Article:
Lee moved to approve the work order, with the elimination of political process and the requirement of written (and maybe verbal) reports. "Let Anthony manage the contract with a focus on the most immediate." Esker Mayberry, representing the Fort West Irrigation Association, seconded the motion.

"At our last meeting, we needed the weight of engineering experience," Runyan said. "I would like to keep the political process."

Lee said, he, too, would like to keep it in, "as long as we're on solid legal footing."

Hutchinson said he was not sure the board needed direct testimony before the Legislature. "I think the reports and consultation will be sufficient." He asked what data needed to be collected.

"I presume site visits," Gutierrez said.

"Aren't we already involved with AECOM to do site visits?" Hutchinson asked. "Isn't our need for the engineers to review what AECOM has given us?"

Gutierrez said, in order to do engineering of any kind, the engineers must understand the CUFA. "What I've learned from the board is that not everyone may totally agree with AECOM."

Hutchinson recommended adding to the work order recommendations that the engineers might look at the AECOM reports and see if there are any missing data elements or additional data needed. "We've gone through so many millions of dollars of data collection, using money that should be going to the project on the ground. Specify getting actual reports and adding recommendations."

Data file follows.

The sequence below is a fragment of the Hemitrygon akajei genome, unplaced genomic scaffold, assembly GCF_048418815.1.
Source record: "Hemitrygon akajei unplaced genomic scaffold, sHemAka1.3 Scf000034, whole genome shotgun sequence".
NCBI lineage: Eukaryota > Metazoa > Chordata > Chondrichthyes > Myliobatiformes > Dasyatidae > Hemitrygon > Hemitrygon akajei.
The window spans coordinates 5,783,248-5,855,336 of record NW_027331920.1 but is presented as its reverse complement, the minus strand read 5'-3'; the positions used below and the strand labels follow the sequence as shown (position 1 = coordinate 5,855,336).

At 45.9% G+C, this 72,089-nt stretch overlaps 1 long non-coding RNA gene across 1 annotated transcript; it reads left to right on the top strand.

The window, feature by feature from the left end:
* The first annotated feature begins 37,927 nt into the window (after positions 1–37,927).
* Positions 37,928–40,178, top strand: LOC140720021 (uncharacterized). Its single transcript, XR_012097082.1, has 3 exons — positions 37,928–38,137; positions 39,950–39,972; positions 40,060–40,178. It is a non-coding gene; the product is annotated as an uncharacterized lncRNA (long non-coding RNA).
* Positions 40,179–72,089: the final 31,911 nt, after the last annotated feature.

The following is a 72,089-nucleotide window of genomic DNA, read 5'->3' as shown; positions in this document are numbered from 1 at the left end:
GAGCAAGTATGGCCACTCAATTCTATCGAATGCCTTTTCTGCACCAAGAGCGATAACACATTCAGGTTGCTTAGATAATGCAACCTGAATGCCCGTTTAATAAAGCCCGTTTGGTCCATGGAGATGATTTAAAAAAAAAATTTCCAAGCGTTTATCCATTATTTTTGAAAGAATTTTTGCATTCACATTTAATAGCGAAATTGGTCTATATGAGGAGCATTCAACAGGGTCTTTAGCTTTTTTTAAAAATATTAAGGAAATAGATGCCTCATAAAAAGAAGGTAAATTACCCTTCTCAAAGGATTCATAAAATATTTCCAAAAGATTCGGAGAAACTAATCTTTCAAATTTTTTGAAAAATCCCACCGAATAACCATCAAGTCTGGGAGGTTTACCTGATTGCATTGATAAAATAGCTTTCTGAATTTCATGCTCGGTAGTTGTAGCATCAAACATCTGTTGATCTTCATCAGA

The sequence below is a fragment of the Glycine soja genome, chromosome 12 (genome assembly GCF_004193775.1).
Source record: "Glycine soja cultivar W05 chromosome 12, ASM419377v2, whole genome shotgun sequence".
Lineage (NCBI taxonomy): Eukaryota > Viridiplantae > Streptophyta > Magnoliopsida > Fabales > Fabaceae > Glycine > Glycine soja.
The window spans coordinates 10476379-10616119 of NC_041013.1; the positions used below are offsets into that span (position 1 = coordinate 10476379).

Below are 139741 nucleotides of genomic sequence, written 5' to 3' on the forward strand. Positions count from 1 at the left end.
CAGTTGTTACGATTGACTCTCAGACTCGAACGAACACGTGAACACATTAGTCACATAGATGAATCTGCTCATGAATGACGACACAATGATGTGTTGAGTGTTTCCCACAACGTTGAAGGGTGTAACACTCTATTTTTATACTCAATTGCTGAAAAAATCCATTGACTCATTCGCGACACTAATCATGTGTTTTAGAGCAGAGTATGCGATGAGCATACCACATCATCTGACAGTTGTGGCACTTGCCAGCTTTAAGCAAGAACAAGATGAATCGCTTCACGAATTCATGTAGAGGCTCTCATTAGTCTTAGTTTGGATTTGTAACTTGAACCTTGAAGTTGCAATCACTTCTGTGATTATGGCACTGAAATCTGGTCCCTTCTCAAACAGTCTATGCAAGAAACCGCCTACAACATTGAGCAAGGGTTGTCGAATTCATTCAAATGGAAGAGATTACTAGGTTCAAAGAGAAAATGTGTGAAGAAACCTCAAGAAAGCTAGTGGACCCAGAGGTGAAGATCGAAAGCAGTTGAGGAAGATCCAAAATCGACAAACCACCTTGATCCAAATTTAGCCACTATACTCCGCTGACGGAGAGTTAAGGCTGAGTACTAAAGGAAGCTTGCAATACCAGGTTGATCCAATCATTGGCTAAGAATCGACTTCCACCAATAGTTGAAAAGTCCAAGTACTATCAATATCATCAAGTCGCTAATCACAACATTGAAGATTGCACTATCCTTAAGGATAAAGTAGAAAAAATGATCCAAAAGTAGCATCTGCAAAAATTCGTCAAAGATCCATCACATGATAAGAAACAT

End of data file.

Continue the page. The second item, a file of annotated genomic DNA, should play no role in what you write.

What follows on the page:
Runyan said: "The crux of the issue is to let Anthony get the job done in the next 20-30 days. These engineers are heavy hitters, including locally. It's important to lean on their intuitions. We don't have to limit it to $15,000 a month."

Shannon reiterated the motion to allow Gutierrez to manage the project, while eliminating the political process.

"We can ask for recommendations," Lee said. "I will leave my motion as is." It was approved with one nay vote from Hutchinson.

"I will be diligent and will take Howard's comments before we move forward," Gutierrez said.

The next article will cover board discussion on the previous week's AECOM report.

Live from Silver City